I’ll be starting a new weekly segment here called “This Weeks Parsha”, I’ve been doing it off and on over the past couple months, but I just want to make it an official thing. This blog talks a lot of smack, (smack I think is for the greater good, but none the less smack) so I think it would be a good thing to balance it with a little divrei torah. So from this Friday and on I’ll post a little something about the Parsha.
Translated and adapted by Shalom Goldberg. Taken from Likutei Sichos volume one, second Sicha.
1. In the beginning of this week’s Torah portion the Torah says, “When a woman conceives and gives birth to a male…”
2. The Rebbe now quotes the “Or Hachaim” (a commentary on the Torah written by Rabbi Chaim Ben-Attar, 1696-1743):
The “Or Hachaim” asks, why does the Torah use the wording, “And gives birth to a male (V’Yalda Zachor)”, which connotes a surety regarding the birth of the male, which is different from its’ choice of wording a few verses later regarding a female, when it says, “If she gives birth to a female”?
The “Or Hachaim” answers and explains that this verse is not only simply discussing the laws of purity when a woman gives birth; it is also speaking about the Jewish people, who are referred to as a “woman”. Moreover, the Hebrew word used in this verse to mean “conceive” is “Tazria”, which literally means “to contribute seed”.
Consequently, the Torah is telling us that when the Jewish people contribute their seeds of Torah and Mitzvos- as it says, “Sow for yourselves seeds of righteousness”- a “male” will definitely be born, which means that we will experience the final and complete redemption.
The final and complete redemption is referred to as a “male”, as opposed to a “female”, because of their inherent characteristics. Tosofos explains that just as a woman has aches and pains after the joy of giving birth, so too were there exiles for the Jewish people after all their previous redemptions. However the level of a “male” is that of an eternal unchanging status. So too, the final and complete redemption will be eternal and unchanging.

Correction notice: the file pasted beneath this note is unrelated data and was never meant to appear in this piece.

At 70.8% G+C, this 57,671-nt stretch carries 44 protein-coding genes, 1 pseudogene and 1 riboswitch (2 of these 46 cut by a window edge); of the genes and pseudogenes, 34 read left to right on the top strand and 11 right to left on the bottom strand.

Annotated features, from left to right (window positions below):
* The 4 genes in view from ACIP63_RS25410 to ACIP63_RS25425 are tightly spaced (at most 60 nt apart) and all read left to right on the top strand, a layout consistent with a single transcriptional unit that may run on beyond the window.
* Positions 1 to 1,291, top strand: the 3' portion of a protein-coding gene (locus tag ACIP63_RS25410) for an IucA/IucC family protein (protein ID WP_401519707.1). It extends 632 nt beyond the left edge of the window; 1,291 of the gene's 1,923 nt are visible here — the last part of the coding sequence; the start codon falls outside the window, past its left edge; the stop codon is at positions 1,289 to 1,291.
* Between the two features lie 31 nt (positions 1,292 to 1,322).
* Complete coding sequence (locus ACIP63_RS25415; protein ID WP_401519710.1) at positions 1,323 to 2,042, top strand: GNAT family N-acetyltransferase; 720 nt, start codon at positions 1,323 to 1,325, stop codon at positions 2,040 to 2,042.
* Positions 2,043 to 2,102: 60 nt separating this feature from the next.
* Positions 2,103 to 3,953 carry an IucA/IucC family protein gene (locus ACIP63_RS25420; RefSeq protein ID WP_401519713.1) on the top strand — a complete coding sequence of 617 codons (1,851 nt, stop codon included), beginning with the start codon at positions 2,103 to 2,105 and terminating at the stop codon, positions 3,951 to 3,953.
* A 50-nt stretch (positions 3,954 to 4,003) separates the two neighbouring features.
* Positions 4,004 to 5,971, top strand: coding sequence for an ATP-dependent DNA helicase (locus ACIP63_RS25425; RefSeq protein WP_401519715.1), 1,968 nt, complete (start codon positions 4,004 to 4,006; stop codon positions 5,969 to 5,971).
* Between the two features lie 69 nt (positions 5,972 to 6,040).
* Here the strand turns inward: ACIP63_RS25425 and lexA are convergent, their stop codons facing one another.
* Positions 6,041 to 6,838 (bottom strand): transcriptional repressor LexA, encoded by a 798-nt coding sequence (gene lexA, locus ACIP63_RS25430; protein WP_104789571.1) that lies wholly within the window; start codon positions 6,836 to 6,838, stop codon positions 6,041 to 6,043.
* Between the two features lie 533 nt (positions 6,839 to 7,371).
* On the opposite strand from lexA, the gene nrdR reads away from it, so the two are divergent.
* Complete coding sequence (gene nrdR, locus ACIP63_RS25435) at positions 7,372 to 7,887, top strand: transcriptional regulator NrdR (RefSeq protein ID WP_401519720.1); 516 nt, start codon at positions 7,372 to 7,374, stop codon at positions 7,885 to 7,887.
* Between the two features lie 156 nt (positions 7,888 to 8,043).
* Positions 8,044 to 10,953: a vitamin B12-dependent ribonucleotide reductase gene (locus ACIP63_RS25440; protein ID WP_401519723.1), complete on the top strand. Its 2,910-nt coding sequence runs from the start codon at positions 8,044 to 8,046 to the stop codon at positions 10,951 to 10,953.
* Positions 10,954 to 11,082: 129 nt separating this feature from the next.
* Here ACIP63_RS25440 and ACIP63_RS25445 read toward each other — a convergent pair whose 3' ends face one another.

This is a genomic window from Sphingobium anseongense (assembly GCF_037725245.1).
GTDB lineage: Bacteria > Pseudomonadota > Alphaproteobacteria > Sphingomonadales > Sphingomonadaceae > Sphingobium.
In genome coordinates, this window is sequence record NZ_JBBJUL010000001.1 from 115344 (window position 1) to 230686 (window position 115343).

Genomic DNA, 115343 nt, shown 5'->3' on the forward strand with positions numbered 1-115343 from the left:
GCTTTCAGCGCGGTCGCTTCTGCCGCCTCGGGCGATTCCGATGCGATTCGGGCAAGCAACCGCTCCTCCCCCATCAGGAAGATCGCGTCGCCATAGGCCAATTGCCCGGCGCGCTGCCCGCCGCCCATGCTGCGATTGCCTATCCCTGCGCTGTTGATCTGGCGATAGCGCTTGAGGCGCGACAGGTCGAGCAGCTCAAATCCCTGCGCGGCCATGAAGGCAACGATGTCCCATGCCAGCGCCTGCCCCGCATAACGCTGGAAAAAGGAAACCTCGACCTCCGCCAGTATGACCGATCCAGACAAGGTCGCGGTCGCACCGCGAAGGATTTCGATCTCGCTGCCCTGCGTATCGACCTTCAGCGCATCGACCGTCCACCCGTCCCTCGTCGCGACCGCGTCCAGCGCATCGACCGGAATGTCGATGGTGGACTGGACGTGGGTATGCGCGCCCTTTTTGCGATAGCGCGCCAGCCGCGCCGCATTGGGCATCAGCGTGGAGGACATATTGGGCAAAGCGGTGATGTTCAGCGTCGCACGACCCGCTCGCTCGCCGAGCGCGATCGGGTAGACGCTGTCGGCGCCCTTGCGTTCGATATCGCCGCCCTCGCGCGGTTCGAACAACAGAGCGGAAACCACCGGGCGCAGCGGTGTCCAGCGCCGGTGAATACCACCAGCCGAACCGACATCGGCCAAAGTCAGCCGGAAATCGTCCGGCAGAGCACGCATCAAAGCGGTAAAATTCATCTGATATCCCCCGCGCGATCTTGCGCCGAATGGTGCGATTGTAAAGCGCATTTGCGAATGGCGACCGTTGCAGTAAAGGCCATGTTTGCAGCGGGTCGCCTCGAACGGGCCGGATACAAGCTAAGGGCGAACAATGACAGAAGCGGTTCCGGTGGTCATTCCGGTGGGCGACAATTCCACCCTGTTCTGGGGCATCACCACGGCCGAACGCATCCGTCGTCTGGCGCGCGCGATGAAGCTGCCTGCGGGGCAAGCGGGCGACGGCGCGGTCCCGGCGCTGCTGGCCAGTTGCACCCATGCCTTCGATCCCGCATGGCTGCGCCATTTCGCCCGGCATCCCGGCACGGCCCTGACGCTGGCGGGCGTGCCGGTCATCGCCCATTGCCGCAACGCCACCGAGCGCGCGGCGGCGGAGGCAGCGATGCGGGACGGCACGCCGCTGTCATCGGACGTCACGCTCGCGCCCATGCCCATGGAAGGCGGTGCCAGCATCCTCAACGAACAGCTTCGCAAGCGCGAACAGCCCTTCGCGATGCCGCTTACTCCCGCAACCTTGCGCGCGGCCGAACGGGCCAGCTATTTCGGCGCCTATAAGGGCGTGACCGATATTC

3. The Rebbe now discusses the Jewish people being referred to as a “woman”:
Regarding the creation of women, the Torah says, “This shall be called Woman, for from man was she taken”. In other words, the feminine form of the word, “Ish – Man”, is, “Ishah – Woman” (a derivative of the word “Ish – man”), because the first woman (Eve) was created from man (Adam).
When we consider the comment of our Sages that, “‘A man’ is none other than the Holy One Blessed is He, as it says, ‘Hashem (G-d) is a man of war’”, we will apply this freshly mentioned idea here as well: The Jewish people are called a “woman” because we come from Hashem who is the “man”.
Furthermore, being that every name of the Jewish people expresses a different aspect of them, we can understand that the name “Ishah – woman” expresses how our entire existence is only from Hashem- “for from man was she taken”. The name “Ishah – woman” testifies that for a Jew nothing else is important besides Hashem; not only do we not care about anything coarse or physical, the highest spiritual rewards we receive from serving Hashem are totally irrelevant to us, even the highest levels in Gan Eden (the Garden of Eden) are totally inconsequential compared to Hashem Himself.
4. The Rebbe now continues analyzing and explaining our verse:
After the Torah refers to the Jewish people as a woman, it tells us that we must plant the seeds of Mitzvos and good deeds in order to bring the final and complete redemption. The Torah is teaching us that after we internalize the feeling of “for from man was she taken”- total subservience to Hashem, we must now begin “planting” Mitzvos and good deeds; and just like planting is done in the ground, so too, our Mitzvos and good deeds must be done in this physical world with physical objects.
One cannot say, “It is good enough for me to have good thoughts and warm feelings towards
G-d because after all, ‘G-d desires the heart’”. The Torah is telling us that we must act on our feelings and serve Hashem with action. If we were to sit and cry about a certain poor man’s situation, this would not help him one bit. We must go and give him money to help him. So too with all the Mitzvos; we must use physical wool for Tzitzis (the “fringes”) and physical parchment for Tefillin (phylacteries).
This is the formula for bringing about the future redemption termed “male” for its’ everlasting character.